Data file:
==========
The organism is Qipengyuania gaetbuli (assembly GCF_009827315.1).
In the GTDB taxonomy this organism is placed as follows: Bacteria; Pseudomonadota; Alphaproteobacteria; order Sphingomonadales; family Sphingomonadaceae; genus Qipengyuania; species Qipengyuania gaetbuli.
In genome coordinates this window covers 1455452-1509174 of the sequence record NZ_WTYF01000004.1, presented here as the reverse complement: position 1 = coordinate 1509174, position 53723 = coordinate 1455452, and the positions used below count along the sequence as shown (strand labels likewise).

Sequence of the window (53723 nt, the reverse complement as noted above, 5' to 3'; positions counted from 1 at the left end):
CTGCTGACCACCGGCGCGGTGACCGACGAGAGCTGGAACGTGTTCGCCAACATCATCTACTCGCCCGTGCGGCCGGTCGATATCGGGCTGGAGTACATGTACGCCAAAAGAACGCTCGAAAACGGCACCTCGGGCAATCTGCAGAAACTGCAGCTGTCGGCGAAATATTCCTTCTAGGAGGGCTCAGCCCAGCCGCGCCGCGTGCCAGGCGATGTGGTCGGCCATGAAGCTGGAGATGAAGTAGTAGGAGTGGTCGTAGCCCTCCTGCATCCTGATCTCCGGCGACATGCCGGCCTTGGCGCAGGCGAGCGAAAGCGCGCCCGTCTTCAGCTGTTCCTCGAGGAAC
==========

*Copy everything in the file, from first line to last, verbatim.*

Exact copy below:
The organism is Qipengyuania gaetbuli (assembly GCF_009827315.1).
In the GTDB taxonomy this organism is placed as follows: Bacteria; Pseudomonadota; Alphaproteobacteria; order Sphingomonadales; family Sphingomonadaceae; genus Qipengyuania; species Qipengyuania gaetbuli.
In genome coordinates this window covers 1455452-1509174 of the sequence record NZ_WTYF01000004.1, presented here as the reverse complement: position 1 = coordinate 1509174, position 53723 = coordinate 1455452, and the positions used below count along the sequence as shown (strand labels likewise).

Sequence of the window (53723 nt, the reverse complement as noted above, 5' to 3'; positions counted from 1 at the left end):
CTGCTGACCACCGGCGCGGTGACCGACGAGAGCTGGAACGTGTTCGCCAACATCATCTACTCGCCCGTGCGGCCGGTCGATATCGGGCTGGAGTACATGTACGCCAAAAGAACGCTCGAAAACGGCACCTCGGGCAATCTGCAGAAACTGCAGCTGTCGGCGAAATATTCCTTCTAGGAGGGCTCAGCCCAGCCGCGCCGCGTGCCAGGCGATGTGGTCGGCCATGAAGCTGGAGATGAAGTAGTAGGAGTGGTCGTAGCCCTCCTGCATCCTGATCTCCGGCGACATGCCGGCCTTGGCGCAGGCGAGCGAAAGCGCGCCCGTCTTCAGCTGTTCCTCGAGGAAC